Constable used his broad and naturalistic brushstrokes to capture the natural light and the movement of the animals in the fields, the worker at work in the garden, and others in neighbouring gardens. In this work, he displayed his sense of realism and what he saw in front of him, the natural tones and green colours used to resemble the colours found in the countryside. The smoke coming from chimneys in distant houses also brings movement to the painting. The cloud formations filling the upper half of the painting clearly shows Constable's mastery when painting clouds The depiction and interpretation of the landscape show Constable's view that a landscape must be painted to reflect its beauty and not only serve as a background to another object. John Constable used oil on canvas to paint the painting, with its dimensions of 33.4 x 51.5 cm.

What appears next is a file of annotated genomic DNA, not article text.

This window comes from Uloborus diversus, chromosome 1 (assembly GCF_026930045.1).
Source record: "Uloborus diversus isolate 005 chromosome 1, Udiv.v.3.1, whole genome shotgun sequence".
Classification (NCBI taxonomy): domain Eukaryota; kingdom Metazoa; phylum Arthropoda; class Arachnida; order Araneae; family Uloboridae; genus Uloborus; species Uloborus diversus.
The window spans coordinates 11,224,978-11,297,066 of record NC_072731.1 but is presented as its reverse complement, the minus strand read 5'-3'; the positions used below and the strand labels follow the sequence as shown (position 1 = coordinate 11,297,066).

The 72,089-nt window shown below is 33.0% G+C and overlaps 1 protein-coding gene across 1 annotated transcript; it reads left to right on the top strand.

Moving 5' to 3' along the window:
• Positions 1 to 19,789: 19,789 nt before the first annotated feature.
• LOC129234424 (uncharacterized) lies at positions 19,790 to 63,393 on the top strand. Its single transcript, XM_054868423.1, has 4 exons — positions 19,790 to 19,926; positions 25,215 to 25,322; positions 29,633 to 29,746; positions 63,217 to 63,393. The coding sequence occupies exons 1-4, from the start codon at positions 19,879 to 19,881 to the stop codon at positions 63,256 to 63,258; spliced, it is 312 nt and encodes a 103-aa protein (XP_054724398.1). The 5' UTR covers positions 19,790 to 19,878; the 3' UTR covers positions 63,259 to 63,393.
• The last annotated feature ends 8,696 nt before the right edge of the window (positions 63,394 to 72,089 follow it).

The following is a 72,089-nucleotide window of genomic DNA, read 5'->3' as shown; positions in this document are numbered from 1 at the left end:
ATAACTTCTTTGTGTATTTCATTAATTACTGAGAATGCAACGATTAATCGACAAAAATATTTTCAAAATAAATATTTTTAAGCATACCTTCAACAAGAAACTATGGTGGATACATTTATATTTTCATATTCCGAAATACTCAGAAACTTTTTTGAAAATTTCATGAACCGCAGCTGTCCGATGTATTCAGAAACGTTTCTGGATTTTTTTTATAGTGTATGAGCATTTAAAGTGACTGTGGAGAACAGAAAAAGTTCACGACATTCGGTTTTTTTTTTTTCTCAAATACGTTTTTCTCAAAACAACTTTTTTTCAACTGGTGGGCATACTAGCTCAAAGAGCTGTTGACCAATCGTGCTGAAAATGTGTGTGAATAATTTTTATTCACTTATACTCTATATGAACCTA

The painting features Constable's father, Golding Constable’s Vegetable Garden painted from the upper window of the Constable House on East Bergholt, Suffolk. The painting provides an eye-witness view of the garden and the surrounding landscape with the houses of the village to the right-hand side of the painting. The painting was done after his mother passed away with his father quite ill. The artwork was intended as a twin painting with the painting of his mother's flower garden to form a panorama of the landscape surrounding his childhood home.
The house, garden and surrounding area was also the subject of some of his earliest drawings and sketches with this painting displaying the bond he had with the area which became known as "Constable Country". The artwork and its twin are both housed in Christchurch Mansion located in Ipswich, Suffolk, England as part of the Constable Art collection of the Ipswich Museum. The Christchurch Mansion has owned the painting and its twin since 1955 after Ernest Edward Cook passed away and bequeathed his collection to the National Art Collections Fund.